• A hurricane is one day away and a manufacturer of portable electric generators wants to notify potential customers where they can find portable electric generators in their area. The manufacturer selects all subscribers 2 that have subscribed to hurricane supplies and portable electric generators. The manufacturer selects the navigation option for subscribers 2 to locate the retail geospatial location closest to them that has inventory and a phone number of the retail geospatial location to reserve a portable electric generator. Since many people will be shopping for hurricane supplies the manufacturer selects a stationary and mobile dynamic display devices 11, 13, 42, 45, 46, 14, 35, 36, 37, 39, 40, 41 in the affected area for the next 24 hours to display message content every 15 minutes for a duration of 1 minute with the option to display a map and route from the current geospatial location of the stationary or mobile dynamic display device 11, 13, 42, 45, 46, 14, 35, 36, 37, 39, 40, 41 to the retail geospatial location with inventory and a phone number for that retail geospatial location to reserve a portable electric generator. The E-commerce server 27 calculates the cost based on the number of stationary and mobile dynamic display devices 11, 13, 42, 45, 46, 14, 35, 36, 37, 39, 40, 41 used as well as the subscribers 2 used.
    • A kidnapping has occurred and law enforcement has a description of the vehicle. The law enforcement agency selects to send a public service message with the description of the criminal, victim and car along with images of the make/model car and the victim to all recipients' 10 portable dynamic display devices 15 in the search area. In addition the law enforcement agency selects all stationary and mobile dynamic display devices 11, 13, 42, 45, 46, 14, 35, 36, 37, 39, 40, 41 in the search area.

The above examples are not meant to disclose all possibilities, rather demonstrate the usage of the end to end system for different types of publishers 3 delivering specific message content of subscription or value based on the geospatial location of the recipients 10 and subscribers 2 with a schedule and options.

FIG. 16 depicts the subscriber 2 workflow use case of a typical subscriber 2. The subscriber 2 creates or logs into their account managed by the E-commerce servers 27 on the central system 1. The E-commerce servers 27 will track the parameters entered by the subscriber 102 in order to generate any coupons or rewards for the services requested of the central system 1. Note the subscriber can establish an account and enter parameters either on a desktop, laptop or a portable wireless display device 15 that provides support for Web sites.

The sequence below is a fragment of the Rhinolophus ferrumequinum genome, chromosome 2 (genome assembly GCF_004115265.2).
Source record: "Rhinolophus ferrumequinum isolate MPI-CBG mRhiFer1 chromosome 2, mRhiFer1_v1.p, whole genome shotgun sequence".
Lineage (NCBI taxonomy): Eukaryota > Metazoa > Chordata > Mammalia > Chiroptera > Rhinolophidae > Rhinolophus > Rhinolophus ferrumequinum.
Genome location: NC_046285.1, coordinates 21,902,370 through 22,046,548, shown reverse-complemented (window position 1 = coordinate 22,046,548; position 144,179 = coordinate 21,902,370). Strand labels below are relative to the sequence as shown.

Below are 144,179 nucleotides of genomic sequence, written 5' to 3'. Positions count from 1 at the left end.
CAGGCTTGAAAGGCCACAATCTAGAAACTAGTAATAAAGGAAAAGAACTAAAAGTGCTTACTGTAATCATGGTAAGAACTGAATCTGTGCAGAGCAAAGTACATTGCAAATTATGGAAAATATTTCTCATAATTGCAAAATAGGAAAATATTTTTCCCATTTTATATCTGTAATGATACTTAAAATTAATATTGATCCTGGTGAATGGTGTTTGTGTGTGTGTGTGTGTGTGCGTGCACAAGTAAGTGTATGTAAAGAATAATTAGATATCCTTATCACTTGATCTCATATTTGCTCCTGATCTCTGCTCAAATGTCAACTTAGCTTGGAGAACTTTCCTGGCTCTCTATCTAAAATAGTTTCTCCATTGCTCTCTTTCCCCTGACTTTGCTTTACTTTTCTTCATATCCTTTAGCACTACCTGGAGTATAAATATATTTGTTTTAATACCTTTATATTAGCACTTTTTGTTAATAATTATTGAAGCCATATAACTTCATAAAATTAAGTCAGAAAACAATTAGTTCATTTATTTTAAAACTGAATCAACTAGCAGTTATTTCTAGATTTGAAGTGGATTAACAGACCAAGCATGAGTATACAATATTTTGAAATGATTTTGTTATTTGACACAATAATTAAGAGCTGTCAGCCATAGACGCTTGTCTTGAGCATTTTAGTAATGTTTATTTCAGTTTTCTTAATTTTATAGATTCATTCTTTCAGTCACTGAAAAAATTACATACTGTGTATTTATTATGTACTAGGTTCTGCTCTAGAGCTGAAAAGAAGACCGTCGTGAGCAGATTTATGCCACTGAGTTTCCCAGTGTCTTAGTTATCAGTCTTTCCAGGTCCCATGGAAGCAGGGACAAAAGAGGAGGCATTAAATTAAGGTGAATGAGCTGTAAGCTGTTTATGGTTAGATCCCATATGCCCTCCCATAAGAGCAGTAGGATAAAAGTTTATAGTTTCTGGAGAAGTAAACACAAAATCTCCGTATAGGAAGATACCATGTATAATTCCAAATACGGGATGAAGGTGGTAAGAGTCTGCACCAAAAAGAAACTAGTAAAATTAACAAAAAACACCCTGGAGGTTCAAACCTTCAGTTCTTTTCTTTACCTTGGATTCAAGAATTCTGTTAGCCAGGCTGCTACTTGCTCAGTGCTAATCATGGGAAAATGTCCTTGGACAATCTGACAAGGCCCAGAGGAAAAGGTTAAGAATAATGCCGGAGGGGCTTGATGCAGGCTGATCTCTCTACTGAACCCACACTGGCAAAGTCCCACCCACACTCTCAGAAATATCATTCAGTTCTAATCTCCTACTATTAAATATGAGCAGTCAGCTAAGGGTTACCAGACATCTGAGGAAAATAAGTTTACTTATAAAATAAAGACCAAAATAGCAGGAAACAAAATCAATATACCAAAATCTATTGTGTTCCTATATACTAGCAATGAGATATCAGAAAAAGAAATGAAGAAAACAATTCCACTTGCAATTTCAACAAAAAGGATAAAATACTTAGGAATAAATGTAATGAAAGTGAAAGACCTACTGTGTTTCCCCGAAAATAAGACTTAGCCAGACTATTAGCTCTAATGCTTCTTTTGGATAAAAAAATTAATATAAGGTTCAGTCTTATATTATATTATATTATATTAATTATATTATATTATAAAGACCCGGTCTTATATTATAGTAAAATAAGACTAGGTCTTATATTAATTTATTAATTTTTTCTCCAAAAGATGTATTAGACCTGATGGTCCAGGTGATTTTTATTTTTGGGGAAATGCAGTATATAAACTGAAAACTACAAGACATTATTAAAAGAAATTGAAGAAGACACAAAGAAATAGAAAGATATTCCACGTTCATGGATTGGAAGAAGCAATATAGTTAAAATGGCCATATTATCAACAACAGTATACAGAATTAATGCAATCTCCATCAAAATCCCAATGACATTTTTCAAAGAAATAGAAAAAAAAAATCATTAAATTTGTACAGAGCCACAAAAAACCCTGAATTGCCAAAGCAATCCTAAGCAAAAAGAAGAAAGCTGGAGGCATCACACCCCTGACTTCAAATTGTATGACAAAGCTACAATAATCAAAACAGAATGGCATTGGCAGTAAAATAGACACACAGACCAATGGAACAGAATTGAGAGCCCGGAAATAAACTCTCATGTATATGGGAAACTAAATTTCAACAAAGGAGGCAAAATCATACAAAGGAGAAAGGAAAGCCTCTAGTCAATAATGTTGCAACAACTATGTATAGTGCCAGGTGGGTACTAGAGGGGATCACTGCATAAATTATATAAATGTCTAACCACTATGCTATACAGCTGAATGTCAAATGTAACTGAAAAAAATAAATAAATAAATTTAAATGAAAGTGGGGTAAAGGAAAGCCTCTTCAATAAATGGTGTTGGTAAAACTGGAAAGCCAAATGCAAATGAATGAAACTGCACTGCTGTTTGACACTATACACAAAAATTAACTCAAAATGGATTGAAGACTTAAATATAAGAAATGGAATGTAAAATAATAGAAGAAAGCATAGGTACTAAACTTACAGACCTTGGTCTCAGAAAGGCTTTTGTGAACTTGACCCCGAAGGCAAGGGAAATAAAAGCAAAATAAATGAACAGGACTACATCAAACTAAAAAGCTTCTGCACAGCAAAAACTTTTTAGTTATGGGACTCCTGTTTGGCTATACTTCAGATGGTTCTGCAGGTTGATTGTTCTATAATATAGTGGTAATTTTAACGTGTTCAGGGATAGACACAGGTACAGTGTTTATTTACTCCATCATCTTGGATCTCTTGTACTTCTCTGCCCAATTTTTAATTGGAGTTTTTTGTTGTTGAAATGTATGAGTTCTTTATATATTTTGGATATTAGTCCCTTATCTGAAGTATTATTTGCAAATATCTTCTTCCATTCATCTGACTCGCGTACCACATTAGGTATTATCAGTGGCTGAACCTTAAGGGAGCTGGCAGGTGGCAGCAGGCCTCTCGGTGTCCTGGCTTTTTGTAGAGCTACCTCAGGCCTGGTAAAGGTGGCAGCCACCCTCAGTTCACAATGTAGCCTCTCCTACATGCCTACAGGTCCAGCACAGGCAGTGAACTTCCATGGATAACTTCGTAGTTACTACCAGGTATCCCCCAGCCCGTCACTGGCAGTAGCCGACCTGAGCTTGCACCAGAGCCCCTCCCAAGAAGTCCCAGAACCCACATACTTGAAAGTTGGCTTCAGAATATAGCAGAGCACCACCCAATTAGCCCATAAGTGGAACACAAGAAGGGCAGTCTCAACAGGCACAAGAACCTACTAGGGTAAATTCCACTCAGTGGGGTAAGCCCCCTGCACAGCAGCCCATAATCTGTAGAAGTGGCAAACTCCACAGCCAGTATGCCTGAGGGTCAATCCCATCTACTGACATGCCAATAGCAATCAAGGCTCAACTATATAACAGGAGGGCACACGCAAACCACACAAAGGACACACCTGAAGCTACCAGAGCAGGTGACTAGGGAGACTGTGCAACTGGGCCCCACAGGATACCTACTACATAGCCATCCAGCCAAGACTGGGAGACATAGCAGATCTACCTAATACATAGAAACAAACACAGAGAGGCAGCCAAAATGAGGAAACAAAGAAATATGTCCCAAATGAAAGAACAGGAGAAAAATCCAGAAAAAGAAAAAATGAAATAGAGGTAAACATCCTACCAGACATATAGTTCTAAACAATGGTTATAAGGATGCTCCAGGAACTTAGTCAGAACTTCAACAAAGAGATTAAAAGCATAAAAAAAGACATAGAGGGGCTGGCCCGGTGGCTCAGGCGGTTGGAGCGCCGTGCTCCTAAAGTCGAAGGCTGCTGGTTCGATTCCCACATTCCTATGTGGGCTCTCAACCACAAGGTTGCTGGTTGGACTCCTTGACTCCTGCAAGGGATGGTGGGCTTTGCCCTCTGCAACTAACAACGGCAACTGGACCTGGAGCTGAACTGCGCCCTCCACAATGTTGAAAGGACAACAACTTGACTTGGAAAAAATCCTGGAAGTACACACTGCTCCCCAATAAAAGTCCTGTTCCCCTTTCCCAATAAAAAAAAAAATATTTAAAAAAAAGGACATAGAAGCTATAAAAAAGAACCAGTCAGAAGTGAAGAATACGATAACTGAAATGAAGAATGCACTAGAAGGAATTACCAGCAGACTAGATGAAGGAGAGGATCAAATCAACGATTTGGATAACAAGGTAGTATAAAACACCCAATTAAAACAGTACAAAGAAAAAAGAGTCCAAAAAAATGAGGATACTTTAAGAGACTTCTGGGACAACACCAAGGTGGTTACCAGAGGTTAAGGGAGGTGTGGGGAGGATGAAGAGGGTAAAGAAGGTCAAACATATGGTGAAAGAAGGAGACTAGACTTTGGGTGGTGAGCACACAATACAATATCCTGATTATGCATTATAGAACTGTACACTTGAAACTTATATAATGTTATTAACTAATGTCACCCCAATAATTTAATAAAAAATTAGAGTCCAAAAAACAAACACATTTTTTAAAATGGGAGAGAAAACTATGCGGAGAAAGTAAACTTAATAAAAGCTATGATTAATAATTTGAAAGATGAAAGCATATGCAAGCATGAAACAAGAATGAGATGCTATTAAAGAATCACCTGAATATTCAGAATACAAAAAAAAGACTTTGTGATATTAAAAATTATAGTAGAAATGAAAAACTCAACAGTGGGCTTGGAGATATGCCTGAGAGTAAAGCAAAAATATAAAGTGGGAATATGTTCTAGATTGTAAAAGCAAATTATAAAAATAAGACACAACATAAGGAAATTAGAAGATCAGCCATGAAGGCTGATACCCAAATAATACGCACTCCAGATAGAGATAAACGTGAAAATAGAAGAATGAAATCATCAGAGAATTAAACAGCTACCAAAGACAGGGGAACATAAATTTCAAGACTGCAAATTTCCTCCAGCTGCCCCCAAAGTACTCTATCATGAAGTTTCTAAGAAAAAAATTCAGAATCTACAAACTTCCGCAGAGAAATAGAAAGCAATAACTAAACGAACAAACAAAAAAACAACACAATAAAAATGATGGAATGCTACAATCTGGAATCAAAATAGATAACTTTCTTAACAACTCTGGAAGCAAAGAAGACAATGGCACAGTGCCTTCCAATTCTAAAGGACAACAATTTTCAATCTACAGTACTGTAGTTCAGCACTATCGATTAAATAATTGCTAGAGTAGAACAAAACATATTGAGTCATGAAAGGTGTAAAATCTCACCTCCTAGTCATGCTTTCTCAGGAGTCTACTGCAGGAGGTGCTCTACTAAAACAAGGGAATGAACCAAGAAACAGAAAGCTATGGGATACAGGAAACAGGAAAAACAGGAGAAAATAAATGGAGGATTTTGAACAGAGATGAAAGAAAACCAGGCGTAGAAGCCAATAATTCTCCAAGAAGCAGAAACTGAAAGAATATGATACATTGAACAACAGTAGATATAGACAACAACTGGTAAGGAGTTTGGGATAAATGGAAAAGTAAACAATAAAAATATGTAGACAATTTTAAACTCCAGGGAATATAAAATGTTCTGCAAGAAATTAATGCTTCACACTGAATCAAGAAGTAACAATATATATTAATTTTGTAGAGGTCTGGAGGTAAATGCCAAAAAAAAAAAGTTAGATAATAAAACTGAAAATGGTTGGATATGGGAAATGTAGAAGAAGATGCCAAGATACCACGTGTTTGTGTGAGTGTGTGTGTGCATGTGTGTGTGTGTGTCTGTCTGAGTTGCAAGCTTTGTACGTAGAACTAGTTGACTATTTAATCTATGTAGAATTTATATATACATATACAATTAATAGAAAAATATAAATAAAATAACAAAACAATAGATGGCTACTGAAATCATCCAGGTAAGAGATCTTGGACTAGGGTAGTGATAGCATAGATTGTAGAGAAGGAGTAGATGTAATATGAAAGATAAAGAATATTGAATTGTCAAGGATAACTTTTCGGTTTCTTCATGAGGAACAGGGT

At this stage the subscriber 2 can proceed with subscribing to product and service notifications when the subscriber 2 is within a specified distance from where the product or service can be obtained.

Upon the subscriber 2 entering their wireless number for their portable wireless display device 15, the central system requests the type of portable wireless display device from the wireless network 7 and 8. If the type of device cannot be provided the central system 1 requests information about the subscriber's 2 portable wireless display device 15 so that the application servers 28 can correctly convert the publisher's 3 message content.

Once the type of subscriber 2 portable wireless display device is known the subscriber can allow portable wireless display device 15 resident applications to be downloaded from the central system 1 to the subscriber's 2 portable wireless display device 15. Resident applications can be mandatory and optional. Such applications would perform the following functions and services:

    • Stream UDP (User Datagram Protocol) messages as known in the art from the subscriber's 2 portable wireless display device to the gateway servers 106 of the central system 1. UDP messages are connectionless, highly affordable, fast delivery and cost effective IP (Internet Protocol) messages that do not burden the wireless network 7 and 8 with assured delivery, ordered delivery and flow control. This would be a mandatory resident application in order to locate the subscriber's 2 portable wireless display device 15. These messages contain the following information:
      • Unique packet sequence number for ACK/NACK packet protocol
      • Unique identification number of the portable wireless display device.
      • Current geospatial location of the portable wireless display device.
      • Datestamp and timestamp.